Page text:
Thursday, June 20, 2013

Where's The Ownership ?

In any form of communication, there are responsibilities for both the sender of the message and the receiver of the message.  Breakdowns can occur on either end of that relationship, but most often, it seems that it is the receiver who is not fulfilling their part of the obligation.

If you as a receiver of a message, misunderstand something, why is it someone else's fault?  When you are confused by a message from someone, why don't you just ask more questions to clarify, instead of just waiting for there to be trouble later?

This is especially frustrating when someone becomes an adult and still exhibits these tendencies.  They point the finger of blame at other people when it is actually their own inability to take responsibility for their poor listening skills or lack of focus during important conversations.

I worry that many in the coming generation(s) will learn from the example of poor parents and leaders, who support this kind of blaming others whenever possible approach.  There is real peace and humility in being able to admit your own opportunities.  It is cleansing to own your mistakes or inabilities and makes the world a better place when you are willing to ask for help from others in order to improve.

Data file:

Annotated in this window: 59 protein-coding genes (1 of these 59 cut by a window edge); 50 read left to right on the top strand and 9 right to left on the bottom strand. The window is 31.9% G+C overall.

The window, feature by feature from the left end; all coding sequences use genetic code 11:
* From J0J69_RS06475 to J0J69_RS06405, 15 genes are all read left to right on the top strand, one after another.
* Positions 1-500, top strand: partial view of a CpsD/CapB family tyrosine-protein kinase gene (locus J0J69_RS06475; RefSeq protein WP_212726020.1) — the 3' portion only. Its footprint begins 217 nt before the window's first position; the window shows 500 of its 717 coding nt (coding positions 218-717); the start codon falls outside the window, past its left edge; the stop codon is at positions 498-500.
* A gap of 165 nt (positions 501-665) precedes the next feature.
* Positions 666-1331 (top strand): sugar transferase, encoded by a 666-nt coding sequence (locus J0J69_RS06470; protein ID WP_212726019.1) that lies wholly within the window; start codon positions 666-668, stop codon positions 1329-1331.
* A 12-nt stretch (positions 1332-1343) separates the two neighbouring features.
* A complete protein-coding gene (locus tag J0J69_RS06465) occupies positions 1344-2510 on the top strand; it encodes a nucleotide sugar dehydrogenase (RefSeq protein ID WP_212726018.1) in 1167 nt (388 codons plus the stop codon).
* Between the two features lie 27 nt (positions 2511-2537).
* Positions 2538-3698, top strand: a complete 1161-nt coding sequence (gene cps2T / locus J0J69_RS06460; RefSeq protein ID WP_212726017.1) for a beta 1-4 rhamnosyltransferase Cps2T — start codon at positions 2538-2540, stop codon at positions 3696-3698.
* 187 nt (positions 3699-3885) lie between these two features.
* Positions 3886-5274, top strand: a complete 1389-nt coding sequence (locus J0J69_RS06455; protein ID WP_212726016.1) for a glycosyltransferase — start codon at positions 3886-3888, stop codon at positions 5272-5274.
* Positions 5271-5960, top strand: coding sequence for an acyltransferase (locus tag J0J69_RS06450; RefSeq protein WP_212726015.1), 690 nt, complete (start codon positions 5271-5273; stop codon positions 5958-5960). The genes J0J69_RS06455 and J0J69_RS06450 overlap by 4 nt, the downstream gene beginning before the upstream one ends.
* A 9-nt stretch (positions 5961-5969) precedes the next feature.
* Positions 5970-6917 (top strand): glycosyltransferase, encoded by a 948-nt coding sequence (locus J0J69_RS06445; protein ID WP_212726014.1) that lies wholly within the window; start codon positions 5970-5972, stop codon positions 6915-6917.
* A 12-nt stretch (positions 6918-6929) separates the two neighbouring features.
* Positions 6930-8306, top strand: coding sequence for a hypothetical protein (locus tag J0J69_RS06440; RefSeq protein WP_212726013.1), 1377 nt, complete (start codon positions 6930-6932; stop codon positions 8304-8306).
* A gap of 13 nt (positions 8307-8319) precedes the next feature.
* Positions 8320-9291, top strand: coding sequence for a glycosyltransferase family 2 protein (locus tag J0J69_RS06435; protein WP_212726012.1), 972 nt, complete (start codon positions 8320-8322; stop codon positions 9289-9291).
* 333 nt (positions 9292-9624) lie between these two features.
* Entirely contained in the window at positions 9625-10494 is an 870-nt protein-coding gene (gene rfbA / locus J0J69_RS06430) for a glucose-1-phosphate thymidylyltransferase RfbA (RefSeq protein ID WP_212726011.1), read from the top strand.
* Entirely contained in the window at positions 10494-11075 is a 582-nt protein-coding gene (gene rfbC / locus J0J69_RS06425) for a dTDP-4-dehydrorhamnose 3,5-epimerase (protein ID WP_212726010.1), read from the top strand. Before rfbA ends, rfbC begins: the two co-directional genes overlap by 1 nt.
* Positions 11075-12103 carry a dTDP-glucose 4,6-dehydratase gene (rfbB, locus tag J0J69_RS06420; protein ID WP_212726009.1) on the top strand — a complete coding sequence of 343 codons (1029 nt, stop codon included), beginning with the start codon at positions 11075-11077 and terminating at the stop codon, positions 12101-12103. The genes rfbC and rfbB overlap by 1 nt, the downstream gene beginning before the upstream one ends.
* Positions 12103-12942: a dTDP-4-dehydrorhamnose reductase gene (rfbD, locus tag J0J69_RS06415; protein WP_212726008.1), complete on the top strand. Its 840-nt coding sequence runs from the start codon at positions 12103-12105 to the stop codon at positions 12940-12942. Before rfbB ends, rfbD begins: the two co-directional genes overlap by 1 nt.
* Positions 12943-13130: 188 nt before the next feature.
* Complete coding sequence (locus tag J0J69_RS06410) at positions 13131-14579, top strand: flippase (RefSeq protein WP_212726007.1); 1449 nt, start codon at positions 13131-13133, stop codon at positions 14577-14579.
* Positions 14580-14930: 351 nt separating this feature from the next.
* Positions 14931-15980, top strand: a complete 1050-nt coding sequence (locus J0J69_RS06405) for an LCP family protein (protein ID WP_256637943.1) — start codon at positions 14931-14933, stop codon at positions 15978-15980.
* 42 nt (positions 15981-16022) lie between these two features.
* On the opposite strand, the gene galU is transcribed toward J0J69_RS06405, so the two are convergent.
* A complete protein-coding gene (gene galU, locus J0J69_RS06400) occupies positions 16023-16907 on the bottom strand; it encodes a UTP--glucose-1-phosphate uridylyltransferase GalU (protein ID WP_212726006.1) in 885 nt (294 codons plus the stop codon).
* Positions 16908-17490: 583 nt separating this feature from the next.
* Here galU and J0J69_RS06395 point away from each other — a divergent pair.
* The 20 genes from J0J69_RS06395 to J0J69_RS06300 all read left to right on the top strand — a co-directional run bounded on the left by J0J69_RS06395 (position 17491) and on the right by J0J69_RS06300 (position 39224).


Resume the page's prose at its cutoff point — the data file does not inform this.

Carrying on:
There does not need to be so much fear around admitting that we were wrong.  In most cases, the error is something trivial that will quickly be forgotten.  But the lessons learned from it will last a lifetime or more.  The only real issue is when you keep making the same mistake with no improvement.  I have found that most people are quick to forgive and eager to help me improve when I admit my mistakes and sincerely ask for them to help me.

Song Of The Day:
Today's tune is presented with intent to sound sarcastic, because it should matter to everyone involved when there is miscommunication or a lack of ownership.  But "It Don't Matter" by Donovan Frankenreiter is a relaxing tune about letting things go if they aren't important.  Just make sure not to avoid the hard truths when one error turns into a pattern of poor behavior.


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